Everything In Between

How to Start A Meditation Practice

Meditation and mindfulness have become all the rage. These terms are popping up everywhere, from magazine articles to elementary and high schools classrooms. There is extensive research on the life changing benefits a regular practice can provide such as stress reduction, decreased anxiety, increased attention span, a greater sense of kindness, and increased overall emotional well being. So why would anyone not want to experience these things?! I could definitely use some more emotional well being in my life, especially during the holidays.

The thing with mindfulness and meditation (I’ll explain the difference below) is that in order for it to work you need to practice it regularly. The difficulty for most people is not finding the desire to practice, it’s finding the time. I’m not going to lie, it was much easier to incorporate a mediation practice into my day before children. A busy life style doesn’t mean it’s not possible, it’s just life challenging you to find a way. Here are my tips for making mediation a part of your everyday.

  1. Do your research. Mindfulness and meditation, although I used it interchangeably above, are actually two different concepts. Meditation refers to formal seated practice where focus is placed on opening your heart, expanding your awareness, calming the mind, experiencing inner peace, etc. Mindfulness refers to being aware of the present moment. This might look like focusing on a particular object or aspect like ones breath. It can be practiced anytime, anywhere. You can literally do it brushing your teeth, taking a shower or even drinking your morning joe (seriously, find the Mindful Coffee Meditation here). Usually, people end up doing a combination of both. There are a ton of mediation apps out there that you can download to guide your experience. Headspace is a great one that takes you through the basics. You get 7 free meditations, but anything after will cost you. Insight Timer is a great one that is free. YouTube is flooded with meditations. Simply search for the mediation type you are looking for (i.e. mediation for anxiety, sleep mediation, etc.) and you will find plenty to choose from for free. Meditations can be found on Podcasts (Hay House Radio is a personal fave) and for free on Audible if you are a subscriber.
  2. Find the time of day that works best for you. You might have read that mindfulness and mediation are most effective when practiced upon waking. However, if you find the best time to practice is while walking to the train station in the morning, blow drying your hair or those 3 minutes you get in the bathroom before someone comes knocking,  do it. You can focus on the feeling of your feet hitting the ground as you walk, the sounds your hear, and the colors you see. You can focus on where you feel the warmth hit your body as you blowdry or count your breaths as you sit on the toilet for those 3 precious minutes of solitude. Even just a few minutes a day of intentional practice can make a difference.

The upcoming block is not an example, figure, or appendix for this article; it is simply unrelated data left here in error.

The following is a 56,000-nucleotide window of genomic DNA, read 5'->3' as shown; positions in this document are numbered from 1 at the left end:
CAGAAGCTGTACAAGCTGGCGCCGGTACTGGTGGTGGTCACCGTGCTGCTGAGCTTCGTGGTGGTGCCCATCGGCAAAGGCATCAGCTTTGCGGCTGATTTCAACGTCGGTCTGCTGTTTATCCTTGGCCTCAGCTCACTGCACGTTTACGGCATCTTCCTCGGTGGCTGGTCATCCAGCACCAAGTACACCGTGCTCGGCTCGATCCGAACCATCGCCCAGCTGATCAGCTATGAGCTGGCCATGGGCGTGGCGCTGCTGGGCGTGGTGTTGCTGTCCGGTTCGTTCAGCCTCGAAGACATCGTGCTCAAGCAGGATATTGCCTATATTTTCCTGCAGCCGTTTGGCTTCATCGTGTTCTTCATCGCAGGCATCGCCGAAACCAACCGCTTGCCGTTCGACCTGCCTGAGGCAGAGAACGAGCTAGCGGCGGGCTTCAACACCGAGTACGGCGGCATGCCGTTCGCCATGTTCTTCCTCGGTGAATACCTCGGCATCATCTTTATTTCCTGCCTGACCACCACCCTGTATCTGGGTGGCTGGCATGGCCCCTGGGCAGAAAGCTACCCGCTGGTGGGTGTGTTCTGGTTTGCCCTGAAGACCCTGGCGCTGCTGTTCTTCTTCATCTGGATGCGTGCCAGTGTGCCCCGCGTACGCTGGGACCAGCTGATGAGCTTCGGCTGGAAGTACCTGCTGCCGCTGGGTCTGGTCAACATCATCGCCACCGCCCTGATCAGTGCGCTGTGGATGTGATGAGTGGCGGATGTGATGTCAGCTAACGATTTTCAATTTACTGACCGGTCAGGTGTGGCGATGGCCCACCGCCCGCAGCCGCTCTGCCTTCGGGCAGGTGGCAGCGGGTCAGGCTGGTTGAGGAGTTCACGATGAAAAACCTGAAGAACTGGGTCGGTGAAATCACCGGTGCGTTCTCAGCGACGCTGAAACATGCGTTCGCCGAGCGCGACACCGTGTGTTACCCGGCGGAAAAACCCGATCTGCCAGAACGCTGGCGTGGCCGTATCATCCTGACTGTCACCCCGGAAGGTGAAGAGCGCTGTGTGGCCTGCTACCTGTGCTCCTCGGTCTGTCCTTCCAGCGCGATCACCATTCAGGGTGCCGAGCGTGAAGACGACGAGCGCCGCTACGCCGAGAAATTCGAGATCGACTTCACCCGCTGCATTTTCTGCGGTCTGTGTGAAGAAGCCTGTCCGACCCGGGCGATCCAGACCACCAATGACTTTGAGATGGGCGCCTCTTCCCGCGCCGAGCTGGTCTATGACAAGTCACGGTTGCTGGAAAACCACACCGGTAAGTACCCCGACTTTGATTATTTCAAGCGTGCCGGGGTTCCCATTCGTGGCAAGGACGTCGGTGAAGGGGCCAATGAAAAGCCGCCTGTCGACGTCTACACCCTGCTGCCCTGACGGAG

3. Set a goal and make the commitment. Once you have discovered which form of practice works best for you and when you will do it, take the leap and make the commitment.  My favorite goal setting secret is to write it down. Did you know that the only difference between those who achieve their goals and those who don’t is that those who achieve their goals write them goals down? Crazy but true! The first time I learned about this I decided to give it a shot by writing out my goals for the New Year a few years ago in a notebook. Twelve months later when I opened up that notebook  I almost fell over when I realized I had accomplished almost every goal to a T, even those that I had forgotten I even wrote. Write down your specific goal to practice and keep your promise to yourself.
  4. Be patient. It’s extremely common to feel frustrated when beginning your practice. People often report that their minds cannot stop buzzing and that it almost seems worse. Give it some time and don’t give up. Try different ways of practicing. Some find it easier to listen to guided meditations while others prefer to sit in silence. When I teach mindfulness to children and teens, I often hear them say that the first time was hard but each time after got easier. If the teenage brain can manage this and succeed, so can you.
  5. Relish the benefits. It shouldn’t take long before you notice that when you see the sink full of dishes your husband left you don’t totally want to jump out the window. You start to manage toddler meltdowns more smoothly and don’t take it personal. You actually find a speck of joy in your morning commute and arrive to work calmer. Maybe you just feel more in control of your emotions and well being. No matter what little improvements you see, know they are real and they are worth it. Imagine what a year of practice could bring!

I’m guessing you don’t have time to feel crappy, so what are you waiting for? Get started today!





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